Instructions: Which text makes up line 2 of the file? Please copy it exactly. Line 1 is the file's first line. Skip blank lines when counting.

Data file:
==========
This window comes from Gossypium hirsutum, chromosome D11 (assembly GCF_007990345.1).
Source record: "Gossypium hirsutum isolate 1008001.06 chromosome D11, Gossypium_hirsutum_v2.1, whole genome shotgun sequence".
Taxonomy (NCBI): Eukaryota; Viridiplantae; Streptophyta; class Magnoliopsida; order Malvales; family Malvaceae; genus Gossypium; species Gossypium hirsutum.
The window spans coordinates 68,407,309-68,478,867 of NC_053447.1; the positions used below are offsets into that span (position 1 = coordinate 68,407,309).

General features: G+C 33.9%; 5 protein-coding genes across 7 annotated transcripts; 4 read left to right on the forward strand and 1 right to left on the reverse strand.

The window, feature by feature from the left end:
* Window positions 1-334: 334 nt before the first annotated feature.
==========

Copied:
Source record: "Gossypium hirsutum isolate 1008001.06 chromosome D11, Gossypium_hirsutum_v2.1, whole genome shotgun sequence".